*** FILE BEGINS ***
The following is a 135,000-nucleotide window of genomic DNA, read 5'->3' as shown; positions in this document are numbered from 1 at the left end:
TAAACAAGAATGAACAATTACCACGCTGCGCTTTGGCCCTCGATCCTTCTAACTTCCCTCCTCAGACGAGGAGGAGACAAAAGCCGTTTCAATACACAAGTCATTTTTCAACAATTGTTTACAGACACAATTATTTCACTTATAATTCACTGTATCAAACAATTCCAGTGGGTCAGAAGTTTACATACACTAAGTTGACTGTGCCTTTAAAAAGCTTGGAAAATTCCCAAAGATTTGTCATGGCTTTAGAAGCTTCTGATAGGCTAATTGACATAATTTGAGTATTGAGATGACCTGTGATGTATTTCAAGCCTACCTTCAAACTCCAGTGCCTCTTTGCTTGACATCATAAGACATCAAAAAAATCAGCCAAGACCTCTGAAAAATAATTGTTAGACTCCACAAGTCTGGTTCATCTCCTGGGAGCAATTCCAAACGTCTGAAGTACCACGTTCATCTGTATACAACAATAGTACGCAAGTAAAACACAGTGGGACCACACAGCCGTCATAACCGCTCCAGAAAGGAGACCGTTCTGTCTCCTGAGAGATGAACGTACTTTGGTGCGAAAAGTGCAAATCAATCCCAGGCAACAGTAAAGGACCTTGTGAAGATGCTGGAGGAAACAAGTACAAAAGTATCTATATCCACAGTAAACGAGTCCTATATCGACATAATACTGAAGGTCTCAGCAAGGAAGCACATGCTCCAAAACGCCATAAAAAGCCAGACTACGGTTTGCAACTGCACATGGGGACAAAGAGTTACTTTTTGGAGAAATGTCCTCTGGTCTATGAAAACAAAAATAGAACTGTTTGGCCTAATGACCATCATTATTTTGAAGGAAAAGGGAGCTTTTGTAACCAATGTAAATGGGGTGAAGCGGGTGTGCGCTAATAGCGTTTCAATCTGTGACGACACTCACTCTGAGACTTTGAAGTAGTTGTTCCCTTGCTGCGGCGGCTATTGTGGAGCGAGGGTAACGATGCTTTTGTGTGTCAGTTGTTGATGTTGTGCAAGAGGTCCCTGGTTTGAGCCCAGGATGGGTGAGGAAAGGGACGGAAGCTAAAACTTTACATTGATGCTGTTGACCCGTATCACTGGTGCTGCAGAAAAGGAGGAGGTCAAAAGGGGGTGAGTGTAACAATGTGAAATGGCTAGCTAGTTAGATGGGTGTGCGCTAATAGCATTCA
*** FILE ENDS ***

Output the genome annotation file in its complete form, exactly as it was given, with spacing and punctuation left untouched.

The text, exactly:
The following is a 135,000-nucleotide window of genomic DNA, read 5'->3' as shown; positions in this document are numbered from 1 at the left end:
TAAACAAGAATGAACAATTACCACGCTGCGCTTTGGCCCTCGATCCTTCTAACTTCCCTCCTCAGACGAGGAGGAGACAAAAGCCGTTTCAATACACAAGTCATTTTTCAACAATTGTTTACAGACACAATTATTTCACTTATAATTCACTGTATCAAACAATTCCAGTGGGTCAGAAGTTTACATACACTAAGTTGACTGTGCCTTTAAAAAGCTTGGAAAATTCCCAAAGATTTGTCATGGCTTTAGAAGCTTCTGATAGGCTAATTGACATAATTTGAGTATTGAGATGACCTGTGATGTATTTCAAGCCTACCTTCAAACTCCAGTGCCTCTTTGCTTGACATCATAAGACATCAAAAAAATCAGCCAAGACCTCTGAAAAATAATTGTTAGACTCCACAAGTCTGGTTCATCTCCTGGGAGCAATTCCAAACGTCTGAAGTACCACGTTCATCTGTATACAACAATAGTACGCAAGTAAAACACAGTGGGACCACACAGCCGTCATAACCGCTCCAGAAAGGAGACCGTTCTGTCTCCTGAGAGATGAACGTACTTTGGTGCGAAAAGTGCAAATCAATCCCAGGCAACAGTAAAGGACCTTGTGAAGATGCTGGAGGAAACAAGTACAAAAGTATCTATATCCACAGTAAACGAGTCCTATATCGACATAATACTGAAGGTCTCAGCAAGGAAGCACATGCTCCAAAACGCCATAAAAAGCCAGACTACGGTTTGCAACTGCACATGGGGACAAAGAGTTACTTTTTGGAGAAATGTCCTCTGGTCTATGAAAACAAAAATAGAACTGTTTGGCCTAATGACCATCATTATTTTGAAGGAAAAGGGAGCTTTTGTAACCAATGTAAATGGGGTGAAGCGGGTGTGCGCTAATAGCGTTTCAATCTGTGACGACACTCACTCTGAGACTTTGAAGTAGTTGTTCCCTTGCTGCGGCGGCTATTGTGGAGCGAGGGTAACGATGCTTTTGTGTGTCAGTTGTTGATGTTGTGCAAGAGGTCCCTGGTTTGAGCCCAGGATGGGTGAGGAAAGGGACGGAAGCTAAAACTTTACATTGATGCTGTTGACCCGTATCACTGGTGCTGCAGAAAAGGAGGAGGTCAAAAGGGGGTGAGTGTAACAATGTGAAATGGCTAGCTAGTTAGATGGGTGTGCGCTAATAGCATTCA